Tuesday, July 5, 2011

Girls just wanna have fu-un...

My maternal grandmother died when I was twelve years old.  We all loved that woman with her thick, Southern accent and horn-rimmed glasses.  Unlike my father's mother, she actually enjoyed being our Granny, giving us unlimited hugs and pajamas for Christmas.  She took up ceramics in her senior years, and I loved visiting her apartment filled with Holly Hobbies, assorted animals, and a couple of lighted Christmas trees that she painted by hand.  We went to the same church, and I thought it was funny that she would always get up to greet the family before the service started, but she never actually sat with us.  She would go back to her pew in the clearly defined Blue Hair section where she was the Mayor.  My Granny was part Cherokee Indian, and I would daydream about what her life must have been like growing up in the Appalachian Mountains in the early 1900's.  (One look at my picture and it's obvious I did not inherit any of that Cherokee blood.)

Her death came after a very brief illness.  It was devastating, especially for me, as I was still just a kid.  Even today, I can remember my mom coming home from the hospital in tears with the news, and how I went outside to swing on my swingset, letting the idea of a world without Granny sink in to my brain.  After the burial, we all met back at my aunt's house for the traditional post funeral meal of fried chicken, deviled eggs, macaroni and cheese, and banana pudding.  The house was packed, so I slipped outside unnoticed because something caught my eye earlier in the day, and the burgeoning bad girl in me needed to investigate.

My older cousin came back to town for the service, and I took quite an interest in the fact that he was driving a motorcycle.  The younger cousins and uncles were admiring the bike, and I was among them.  I loved the idea of racing down the highway, wind whipping my hair and rushing around me like a hurricane.  The freedom of the open road was calling my pre-teen heart. 

Noticing my obvious lust for life, he offered to take me on a spin around the neighborhood.  I knew without asking that my mom would never let me get on that motorcycle, so, of course, I gave a resounding, "YES!"  I had to be discreet because my mother didn't need any more stress, and if she found out I went for a ride on that bike, my funeral would be next.  When the coast was clear, I hopped on, helmet-less, and off we sped into the blazing sun. (South Carolina still doesn't have a helmet law. Hello?)

It was a glorious ride.  I had only ever been on my blue and pink Huffy bicycle, so I felt like I was on a rocket to Mars that late summer afternoon.  Luckily, we made it back safe and sound, and it felt so good to be so bad, as I giggled over what I thought would be our little secret.  It was our little secret for about thirty seconds after he parked the bike because as I was getting off, I dragged my mischievous, little calf across the fiery-hot muffler.  That's right. In an instant, I went from pure joy against a soundtrack of crickets and cicadas to falling on the ground and gasping at the sight of a nasty burn the size of a plum on the inside of my leg.  It was oozing and sloughing off skin, and I thought I heard a small voice off in the distance whispering, "Karma is a bitch".

The secret was out.  How could I not tell my mom?  If no medical attention was required, my leg at least needed Mama attention.  If she hadn't been distracted by the sadness of the day, she would have kicked my butt right there in front of God and second cousins twice removed.  The burn was so disgusting as it started to heal that my older brother called me "Pizza Leg" for weeks.  I still have the scar to remind me of the start of my girl gone bad ways.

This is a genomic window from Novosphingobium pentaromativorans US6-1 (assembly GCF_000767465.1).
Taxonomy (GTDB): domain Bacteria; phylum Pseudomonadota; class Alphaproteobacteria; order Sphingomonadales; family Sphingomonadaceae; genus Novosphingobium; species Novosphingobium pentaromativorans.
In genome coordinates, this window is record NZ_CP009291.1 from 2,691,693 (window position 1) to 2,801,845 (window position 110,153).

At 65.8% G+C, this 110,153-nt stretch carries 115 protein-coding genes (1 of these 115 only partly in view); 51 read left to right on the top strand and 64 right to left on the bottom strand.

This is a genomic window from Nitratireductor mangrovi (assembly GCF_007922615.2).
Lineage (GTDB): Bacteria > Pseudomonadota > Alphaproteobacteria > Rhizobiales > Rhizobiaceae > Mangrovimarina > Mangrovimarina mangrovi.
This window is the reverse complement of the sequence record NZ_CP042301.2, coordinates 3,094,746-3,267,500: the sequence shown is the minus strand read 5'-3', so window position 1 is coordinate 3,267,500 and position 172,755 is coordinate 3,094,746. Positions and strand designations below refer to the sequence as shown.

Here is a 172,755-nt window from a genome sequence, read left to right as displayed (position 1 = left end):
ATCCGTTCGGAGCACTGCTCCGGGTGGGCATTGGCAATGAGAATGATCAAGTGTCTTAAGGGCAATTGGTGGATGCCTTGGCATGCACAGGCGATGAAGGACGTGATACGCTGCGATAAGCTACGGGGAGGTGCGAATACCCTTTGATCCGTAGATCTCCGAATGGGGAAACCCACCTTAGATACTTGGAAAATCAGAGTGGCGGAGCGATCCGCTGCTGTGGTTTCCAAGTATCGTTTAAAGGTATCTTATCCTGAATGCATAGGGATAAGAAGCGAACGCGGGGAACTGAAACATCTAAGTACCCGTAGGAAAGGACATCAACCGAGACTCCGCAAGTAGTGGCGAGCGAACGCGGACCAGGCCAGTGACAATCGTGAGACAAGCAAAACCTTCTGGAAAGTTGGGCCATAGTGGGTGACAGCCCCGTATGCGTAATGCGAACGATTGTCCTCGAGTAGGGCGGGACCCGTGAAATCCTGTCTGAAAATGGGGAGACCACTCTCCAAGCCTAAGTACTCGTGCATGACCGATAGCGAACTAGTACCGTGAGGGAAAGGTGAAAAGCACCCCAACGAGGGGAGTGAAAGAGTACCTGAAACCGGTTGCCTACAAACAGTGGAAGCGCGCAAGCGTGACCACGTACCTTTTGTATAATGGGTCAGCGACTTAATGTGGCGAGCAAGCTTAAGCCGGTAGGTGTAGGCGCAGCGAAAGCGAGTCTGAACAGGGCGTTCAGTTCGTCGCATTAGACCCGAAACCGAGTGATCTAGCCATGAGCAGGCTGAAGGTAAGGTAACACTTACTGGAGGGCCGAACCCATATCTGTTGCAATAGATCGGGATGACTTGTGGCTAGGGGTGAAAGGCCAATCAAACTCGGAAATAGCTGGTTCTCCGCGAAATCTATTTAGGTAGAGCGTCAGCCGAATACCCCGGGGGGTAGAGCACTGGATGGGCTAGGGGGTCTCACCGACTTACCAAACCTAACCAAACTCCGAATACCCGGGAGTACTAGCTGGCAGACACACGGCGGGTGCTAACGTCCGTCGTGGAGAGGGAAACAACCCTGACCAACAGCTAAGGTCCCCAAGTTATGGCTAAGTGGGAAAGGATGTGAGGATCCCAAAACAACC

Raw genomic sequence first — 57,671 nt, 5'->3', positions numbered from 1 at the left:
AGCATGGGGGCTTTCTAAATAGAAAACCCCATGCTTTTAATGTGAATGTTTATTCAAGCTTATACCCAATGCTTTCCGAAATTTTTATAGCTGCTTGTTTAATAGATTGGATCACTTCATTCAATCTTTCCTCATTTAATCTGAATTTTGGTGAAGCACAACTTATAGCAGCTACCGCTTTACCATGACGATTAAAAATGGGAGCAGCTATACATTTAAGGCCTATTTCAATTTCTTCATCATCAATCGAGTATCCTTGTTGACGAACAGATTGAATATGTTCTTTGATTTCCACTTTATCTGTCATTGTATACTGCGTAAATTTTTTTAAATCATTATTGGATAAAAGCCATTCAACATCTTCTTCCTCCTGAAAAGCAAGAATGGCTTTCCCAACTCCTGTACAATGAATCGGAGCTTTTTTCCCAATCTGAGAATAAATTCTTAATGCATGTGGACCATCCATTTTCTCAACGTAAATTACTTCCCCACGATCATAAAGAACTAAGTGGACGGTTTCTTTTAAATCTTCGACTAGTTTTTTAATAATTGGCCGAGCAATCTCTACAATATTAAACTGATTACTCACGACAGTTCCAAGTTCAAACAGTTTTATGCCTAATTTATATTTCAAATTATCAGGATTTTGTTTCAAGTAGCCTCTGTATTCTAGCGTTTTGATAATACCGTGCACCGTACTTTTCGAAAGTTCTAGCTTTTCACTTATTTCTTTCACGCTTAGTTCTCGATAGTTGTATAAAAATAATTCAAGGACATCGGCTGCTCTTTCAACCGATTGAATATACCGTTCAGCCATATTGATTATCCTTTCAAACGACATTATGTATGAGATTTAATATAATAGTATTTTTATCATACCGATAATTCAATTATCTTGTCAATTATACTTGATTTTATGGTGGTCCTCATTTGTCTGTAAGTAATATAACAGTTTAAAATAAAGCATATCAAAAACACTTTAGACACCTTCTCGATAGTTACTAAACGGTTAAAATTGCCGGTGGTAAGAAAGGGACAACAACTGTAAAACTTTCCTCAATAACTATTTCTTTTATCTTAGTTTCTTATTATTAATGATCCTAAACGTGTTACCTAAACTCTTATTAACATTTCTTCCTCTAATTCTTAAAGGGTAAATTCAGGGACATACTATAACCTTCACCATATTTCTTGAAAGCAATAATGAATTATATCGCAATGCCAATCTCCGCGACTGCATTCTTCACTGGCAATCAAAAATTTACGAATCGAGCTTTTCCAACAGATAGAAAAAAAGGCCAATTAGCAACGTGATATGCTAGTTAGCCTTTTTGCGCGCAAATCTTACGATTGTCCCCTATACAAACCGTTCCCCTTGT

So, what made me think back to this painful day, a day that marked the beginning of my rebellion against all that is good and pure?  This is my daughter...

She's six years old.  Does it scare me to know that she would have driven off on this motorcycle given half a chance?  Do I cringe at the thought of my mother's words coming true?  ("Just wait.  You'll have a daughter some day, and she'll give you a hard time just like you're giving me!")  Do I worry that she'll fall for a tall, skinny, dark-haired guitar player who is just as addicted to her as he is addicted to crystal meth?  In one word: Yes.

My daughter is so much like me.  She hates authority, is fiercely independent, loves the bad boys, and knows that her way is the only way.  What scares me more is that she is also everything I'm not:  bubbly, adventurous, the life of the party, and fearless.  My anxiety kept me out of jail, in school, and off Welfare.  With this combination of personality traits, my child will either be the President of the United States or the CEO of a high-end call girl business catering to out-of-control sitcom stars.  At this point, I can see it going either way.

I'm encouraging the straight and narrow.  Even though I laugh about her love of tattoos and shaking her booty, I have my hand on her shoulder, gently guiding her away from the road I trod.   Honestly, I was really hoping that "Wild Child" gene would have skipped a generation...

5 comments:

  1. This one made me laugh. I can imagine our little "princesses" being partners in crime. You can't fight the genes!

    ReplyDelete
  2. OMG! This exact thing happened to me!!!!!! I still have the scar on my inner thigh.

    ReplyDelete
  3. I too got a burn like that. But I was in high school! LOL

    ReplyDelete
  4. so when are you taking delivery of the Road King, and what color helmet (stupid SC laws aside) will she accessorize with?

    ReplyDelete
  5. so when are you taking delivery of the Road King, and what color helmet (stupid SC laws aside) will she accessorize with?

    ReplyDelete

Note: Only a member of this blog may post a comment.